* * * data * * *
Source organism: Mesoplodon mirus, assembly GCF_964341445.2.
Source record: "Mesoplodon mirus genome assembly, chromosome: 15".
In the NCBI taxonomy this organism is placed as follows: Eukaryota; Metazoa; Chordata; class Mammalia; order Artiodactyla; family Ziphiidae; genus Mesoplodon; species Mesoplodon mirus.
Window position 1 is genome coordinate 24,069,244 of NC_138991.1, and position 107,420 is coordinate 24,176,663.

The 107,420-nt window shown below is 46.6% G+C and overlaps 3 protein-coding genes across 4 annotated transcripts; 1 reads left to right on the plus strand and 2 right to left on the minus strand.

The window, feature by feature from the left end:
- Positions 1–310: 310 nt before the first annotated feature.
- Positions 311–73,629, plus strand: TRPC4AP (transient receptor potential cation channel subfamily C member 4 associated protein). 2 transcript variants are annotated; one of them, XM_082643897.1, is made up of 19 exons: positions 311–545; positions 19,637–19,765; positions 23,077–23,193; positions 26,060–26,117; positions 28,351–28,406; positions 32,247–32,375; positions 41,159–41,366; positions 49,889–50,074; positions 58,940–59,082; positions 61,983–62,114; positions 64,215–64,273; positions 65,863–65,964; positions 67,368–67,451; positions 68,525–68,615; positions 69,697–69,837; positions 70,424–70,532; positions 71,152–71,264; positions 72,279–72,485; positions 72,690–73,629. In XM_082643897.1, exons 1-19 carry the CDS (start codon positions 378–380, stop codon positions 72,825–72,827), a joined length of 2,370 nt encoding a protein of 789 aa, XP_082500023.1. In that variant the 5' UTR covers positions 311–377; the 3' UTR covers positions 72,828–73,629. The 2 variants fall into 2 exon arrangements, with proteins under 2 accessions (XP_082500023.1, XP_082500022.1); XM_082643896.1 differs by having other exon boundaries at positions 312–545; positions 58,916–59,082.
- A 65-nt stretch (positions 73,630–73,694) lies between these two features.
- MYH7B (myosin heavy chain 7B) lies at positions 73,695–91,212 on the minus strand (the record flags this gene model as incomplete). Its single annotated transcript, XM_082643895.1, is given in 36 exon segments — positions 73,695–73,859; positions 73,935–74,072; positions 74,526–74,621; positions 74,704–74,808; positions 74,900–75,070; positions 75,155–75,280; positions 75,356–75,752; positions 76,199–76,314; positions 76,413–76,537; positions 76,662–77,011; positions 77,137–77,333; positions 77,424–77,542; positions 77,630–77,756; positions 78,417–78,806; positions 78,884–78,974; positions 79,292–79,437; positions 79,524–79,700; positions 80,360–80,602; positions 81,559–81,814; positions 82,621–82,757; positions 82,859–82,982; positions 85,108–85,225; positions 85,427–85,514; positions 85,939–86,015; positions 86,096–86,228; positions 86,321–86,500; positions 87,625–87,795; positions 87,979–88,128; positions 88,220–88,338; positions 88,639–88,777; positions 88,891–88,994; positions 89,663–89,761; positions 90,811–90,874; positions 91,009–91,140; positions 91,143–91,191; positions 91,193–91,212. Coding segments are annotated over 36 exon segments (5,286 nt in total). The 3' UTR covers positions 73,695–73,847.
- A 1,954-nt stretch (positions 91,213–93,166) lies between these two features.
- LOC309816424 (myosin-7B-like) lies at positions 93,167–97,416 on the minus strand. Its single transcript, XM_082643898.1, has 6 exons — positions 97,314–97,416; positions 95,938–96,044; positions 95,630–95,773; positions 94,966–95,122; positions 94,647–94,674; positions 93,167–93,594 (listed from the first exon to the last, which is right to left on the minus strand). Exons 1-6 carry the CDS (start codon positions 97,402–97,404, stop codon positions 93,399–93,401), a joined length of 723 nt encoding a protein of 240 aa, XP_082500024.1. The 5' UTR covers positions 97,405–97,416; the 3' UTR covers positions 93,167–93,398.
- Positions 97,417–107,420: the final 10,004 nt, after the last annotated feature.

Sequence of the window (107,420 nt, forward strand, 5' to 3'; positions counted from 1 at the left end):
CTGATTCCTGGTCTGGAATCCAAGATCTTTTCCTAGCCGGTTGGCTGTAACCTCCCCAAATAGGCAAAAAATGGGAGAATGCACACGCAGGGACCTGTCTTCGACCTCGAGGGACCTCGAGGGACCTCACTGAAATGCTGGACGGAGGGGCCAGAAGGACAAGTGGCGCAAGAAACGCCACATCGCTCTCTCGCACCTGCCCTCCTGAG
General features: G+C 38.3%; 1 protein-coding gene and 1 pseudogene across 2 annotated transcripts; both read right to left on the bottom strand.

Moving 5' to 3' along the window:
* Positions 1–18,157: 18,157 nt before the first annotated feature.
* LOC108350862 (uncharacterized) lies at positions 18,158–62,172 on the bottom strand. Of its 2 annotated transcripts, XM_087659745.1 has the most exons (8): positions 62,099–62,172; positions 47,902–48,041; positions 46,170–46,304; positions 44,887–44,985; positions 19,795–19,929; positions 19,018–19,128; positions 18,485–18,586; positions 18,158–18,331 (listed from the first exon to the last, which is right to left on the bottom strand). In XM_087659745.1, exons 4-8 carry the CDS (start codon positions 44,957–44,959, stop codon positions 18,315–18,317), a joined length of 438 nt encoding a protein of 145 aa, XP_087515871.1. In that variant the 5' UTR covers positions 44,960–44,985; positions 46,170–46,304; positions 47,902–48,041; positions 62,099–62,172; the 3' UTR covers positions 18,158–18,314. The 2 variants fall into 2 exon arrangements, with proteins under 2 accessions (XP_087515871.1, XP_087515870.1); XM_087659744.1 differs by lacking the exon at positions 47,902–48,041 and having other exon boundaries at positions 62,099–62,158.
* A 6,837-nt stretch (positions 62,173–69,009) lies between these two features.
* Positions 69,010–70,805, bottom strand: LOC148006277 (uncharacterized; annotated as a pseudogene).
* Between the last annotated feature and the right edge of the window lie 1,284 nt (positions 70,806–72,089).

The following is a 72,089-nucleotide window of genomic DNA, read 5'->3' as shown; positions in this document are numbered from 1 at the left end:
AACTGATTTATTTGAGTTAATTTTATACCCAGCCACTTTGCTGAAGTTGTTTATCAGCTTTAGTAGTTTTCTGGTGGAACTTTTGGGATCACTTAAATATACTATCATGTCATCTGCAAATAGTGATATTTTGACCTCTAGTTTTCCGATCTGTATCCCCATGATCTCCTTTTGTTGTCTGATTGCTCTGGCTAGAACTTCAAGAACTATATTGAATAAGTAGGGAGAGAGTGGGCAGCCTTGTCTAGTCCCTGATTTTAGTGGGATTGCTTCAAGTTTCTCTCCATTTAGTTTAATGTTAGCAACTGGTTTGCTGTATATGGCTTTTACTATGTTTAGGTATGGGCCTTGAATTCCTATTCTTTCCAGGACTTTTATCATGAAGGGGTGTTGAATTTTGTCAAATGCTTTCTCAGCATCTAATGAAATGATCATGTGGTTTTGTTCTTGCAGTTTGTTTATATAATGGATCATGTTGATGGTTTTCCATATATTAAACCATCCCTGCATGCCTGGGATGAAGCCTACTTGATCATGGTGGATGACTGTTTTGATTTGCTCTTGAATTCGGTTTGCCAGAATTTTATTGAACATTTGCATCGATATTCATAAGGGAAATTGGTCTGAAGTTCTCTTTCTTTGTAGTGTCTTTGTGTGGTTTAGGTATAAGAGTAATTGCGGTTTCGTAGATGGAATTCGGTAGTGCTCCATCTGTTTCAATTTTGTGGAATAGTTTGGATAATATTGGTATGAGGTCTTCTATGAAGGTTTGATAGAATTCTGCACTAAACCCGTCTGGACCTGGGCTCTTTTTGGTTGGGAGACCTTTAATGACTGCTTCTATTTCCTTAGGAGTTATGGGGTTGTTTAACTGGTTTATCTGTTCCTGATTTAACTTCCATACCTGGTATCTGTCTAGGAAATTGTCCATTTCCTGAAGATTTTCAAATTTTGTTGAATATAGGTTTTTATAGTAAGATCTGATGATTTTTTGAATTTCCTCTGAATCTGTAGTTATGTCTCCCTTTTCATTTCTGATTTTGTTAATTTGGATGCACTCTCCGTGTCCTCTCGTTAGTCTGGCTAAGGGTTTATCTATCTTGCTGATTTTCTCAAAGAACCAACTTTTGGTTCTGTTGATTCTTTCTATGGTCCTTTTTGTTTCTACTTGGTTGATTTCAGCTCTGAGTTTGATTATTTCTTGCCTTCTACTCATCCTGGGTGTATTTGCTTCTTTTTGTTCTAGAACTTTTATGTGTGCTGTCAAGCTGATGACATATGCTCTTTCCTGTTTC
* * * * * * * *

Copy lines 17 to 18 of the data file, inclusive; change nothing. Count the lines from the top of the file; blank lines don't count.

Moving 5' to 3' along the window:
* Positions 1–18,157: 18,157 nt before the first annotated feature.